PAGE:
Treating your child with respect is the best way for them to blossom into their own person, and we have the tips you need to do it.
Many of us remember being screamed at for making mistakes when we were growing up. Now, many of us are terrified of failure and believe our worth as a human is directly tied to our success. You might not want to pass on these anxieties to your children, which is why positive parenting is a good parenting strategy.
Positive parenting uses principles from positive psychology with the highlights being:
For more information, read on.
Positive psychology is a branch of psychology that prioritizes satisfaction and well-being over temporary happiness. Typically, psychology is about addressing weaknesses, mental illness, and problems in our lives. Positive psychology is about building skills such as courage, humanity, justice, hope, and humor to have a content life.
This is not to say that we should ignore mental illness, or that traditional psychology is useless. Depression, anxiety, and other illnesses still need to be treated. Positive psychology is simply about incorporating methods of living well. Practicing positive psychology can increase mood and emotional well-being by being intentional about how we want to feel.
One of the key values of positive psychology is that happiness does not appear out of nowhere. You can learn to feel good, and teach your children to feel good as well.
But what does positive psychology stand for? And what are those methods of living well? Some of the core values that you can incorporate into your positive parenting include:
Positive parenting empowers kids to build healthy relationships with themselves and others. The child develops a sense of self worth and has a good mindset for the rest of their life. Because there’s a focus on growth instead of performance, your child will feel good about themselves, even if they’ve made a mistake or failed.
There will be less behavioral issues, because they have a sense of self. Also, there is an improved parent/child relationship with less stress for the parents.
If those beliefs and benefits sound good to you, here are some ways to make positive parenting a part of your life!
Praise your child for their efforts, rather than traits they cannot change. (I’m proud of you for working so hard! vs I’m proud to have such a smart kid!) This will let your child know they can learn and grow from challenges, and that their value is not reliant on success alone. You need to celebrate their efforts just as much, if not more, than the actual accomplishments.
Turn mistakes into a learning experience. Instead of yelling and punishing your child for misbehaving or breaking a rule, let the consequence serve as the punishment. If they break a toy, the punishment is that they no longer have the toy to play with. If they wreck their room, the punishment is living in the destruction (temporarily at least). Ask why they engaged in the behavior, every action is caused by an emotion and teach them coping skills to minimize damage. Be sure to acknowledge that their feelings are real and valid, but does not mean they can act however they please.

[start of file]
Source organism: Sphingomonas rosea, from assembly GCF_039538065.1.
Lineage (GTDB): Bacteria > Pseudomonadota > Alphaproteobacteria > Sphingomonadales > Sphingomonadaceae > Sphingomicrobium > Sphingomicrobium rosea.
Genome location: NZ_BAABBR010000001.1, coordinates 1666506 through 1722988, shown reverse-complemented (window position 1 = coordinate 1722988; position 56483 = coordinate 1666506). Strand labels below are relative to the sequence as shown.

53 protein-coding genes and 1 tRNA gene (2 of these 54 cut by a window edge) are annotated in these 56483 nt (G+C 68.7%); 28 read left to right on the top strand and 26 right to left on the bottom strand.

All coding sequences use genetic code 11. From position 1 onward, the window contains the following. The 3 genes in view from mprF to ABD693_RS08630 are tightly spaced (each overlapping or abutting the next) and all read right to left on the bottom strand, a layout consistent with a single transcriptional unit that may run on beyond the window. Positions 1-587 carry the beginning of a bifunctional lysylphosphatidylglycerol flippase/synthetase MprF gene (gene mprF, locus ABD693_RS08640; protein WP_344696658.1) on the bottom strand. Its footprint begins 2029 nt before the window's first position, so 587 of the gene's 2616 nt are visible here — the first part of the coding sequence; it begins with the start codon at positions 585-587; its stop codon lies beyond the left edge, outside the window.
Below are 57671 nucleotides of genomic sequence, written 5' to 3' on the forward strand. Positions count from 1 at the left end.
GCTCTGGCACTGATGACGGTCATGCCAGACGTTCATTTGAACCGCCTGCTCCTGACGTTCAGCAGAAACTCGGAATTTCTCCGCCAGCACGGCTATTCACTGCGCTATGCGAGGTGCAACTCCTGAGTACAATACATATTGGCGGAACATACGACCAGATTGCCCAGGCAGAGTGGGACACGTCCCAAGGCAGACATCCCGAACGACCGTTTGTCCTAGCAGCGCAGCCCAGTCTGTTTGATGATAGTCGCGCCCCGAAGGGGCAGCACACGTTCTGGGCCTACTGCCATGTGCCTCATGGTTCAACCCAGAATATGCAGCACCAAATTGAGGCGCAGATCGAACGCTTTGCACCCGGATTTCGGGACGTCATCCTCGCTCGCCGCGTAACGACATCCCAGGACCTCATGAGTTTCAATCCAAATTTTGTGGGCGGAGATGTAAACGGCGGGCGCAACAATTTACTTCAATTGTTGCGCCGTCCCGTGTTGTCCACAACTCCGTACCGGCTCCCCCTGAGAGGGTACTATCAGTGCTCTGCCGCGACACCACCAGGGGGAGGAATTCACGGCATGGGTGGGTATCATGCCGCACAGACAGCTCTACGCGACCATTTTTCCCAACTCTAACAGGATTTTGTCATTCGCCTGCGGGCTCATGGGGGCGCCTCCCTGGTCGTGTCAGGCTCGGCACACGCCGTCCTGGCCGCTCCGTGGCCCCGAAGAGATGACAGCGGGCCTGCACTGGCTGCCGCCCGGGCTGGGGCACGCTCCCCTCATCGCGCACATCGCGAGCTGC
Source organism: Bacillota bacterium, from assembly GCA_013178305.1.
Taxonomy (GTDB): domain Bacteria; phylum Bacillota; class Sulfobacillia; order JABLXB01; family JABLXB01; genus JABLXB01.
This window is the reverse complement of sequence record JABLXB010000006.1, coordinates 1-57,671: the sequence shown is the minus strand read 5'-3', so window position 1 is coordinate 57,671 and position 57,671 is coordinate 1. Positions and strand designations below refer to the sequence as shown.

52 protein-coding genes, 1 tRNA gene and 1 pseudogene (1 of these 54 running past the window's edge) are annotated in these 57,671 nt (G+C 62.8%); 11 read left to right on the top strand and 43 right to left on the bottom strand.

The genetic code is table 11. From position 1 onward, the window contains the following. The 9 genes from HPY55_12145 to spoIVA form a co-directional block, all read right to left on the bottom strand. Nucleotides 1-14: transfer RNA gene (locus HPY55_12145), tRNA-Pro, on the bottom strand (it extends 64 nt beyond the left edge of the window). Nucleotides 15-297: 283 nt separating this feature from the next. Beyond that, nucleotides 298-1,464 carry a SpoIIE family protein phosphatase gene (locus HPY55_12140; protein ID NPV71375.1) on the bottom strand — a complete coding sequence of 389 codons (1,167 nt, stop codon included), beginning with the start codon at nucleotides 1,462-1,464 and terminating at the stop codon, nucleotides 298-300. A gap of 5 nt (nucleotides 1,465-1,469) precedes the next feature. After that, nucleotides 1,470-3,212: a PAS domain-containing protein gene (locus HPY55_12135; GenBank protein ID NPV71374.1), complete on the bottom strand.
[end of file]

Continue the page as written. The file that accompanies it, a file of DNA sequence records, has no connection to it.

Ask for help with chores as soon as they are capable. Do not be forceful– politely ask if they can help with a simple task (setting the table, putting away clean silverware, etc). This will help them develop a sense of responsibility and pride for being able to help around the house.
When your kid is old enough, have them set goals for themselves. You need to let them make the goals to increase independence and self-sufficiency. Make sure they are achievable so they rely less on other people’s approval. Ask what skills they want to develop and brainstorm together about how to achieve their goals. Your child needs to know they are capable of making happiness, but you are there for unconditional support.
Have a conversation with your child about the importance of respecting others at a young age (6-8). The best way to ensure your child will be respectful to their classmates and adults is to respect them yourself. They may be your baby, but they are more capable than you think. Let them be and do what they need and support them along the way. Ask about their interests, get involved with their goals, and respect their need to be alone.
Step away when you feel your anger is getting the best of you. Your child can respect or fear you, not both. Yelling or hitting is not a communication skill you’d want your kid to engage in, so do not tell them it’s okay by doing it yourself. This will show your children that anger can be handled without lashing out.
Encourage your kid to work out difficulties with peers on their own, so they know how to problem solve on their own. Again, don’t leave them for the wolves. Give them support, but let them grow and learn for themselves.. This will also help them develop independence and self-sufficiency.
Be clear about expectations for conflicts. If you want your child to maintain good grades or do chores, talk about exactly what you expect from them and ways they can get there. Be sure to let your child have a say in what they are capable of and their ideas for getting it done.
Parenting is about being gentle, yet firm, to help your child grow into exactly who they need to be. Give your child the freedom and responsibility to become their true selves. For more information, check out some of our favorite books. Better yourself, so you can be the best possible for your children.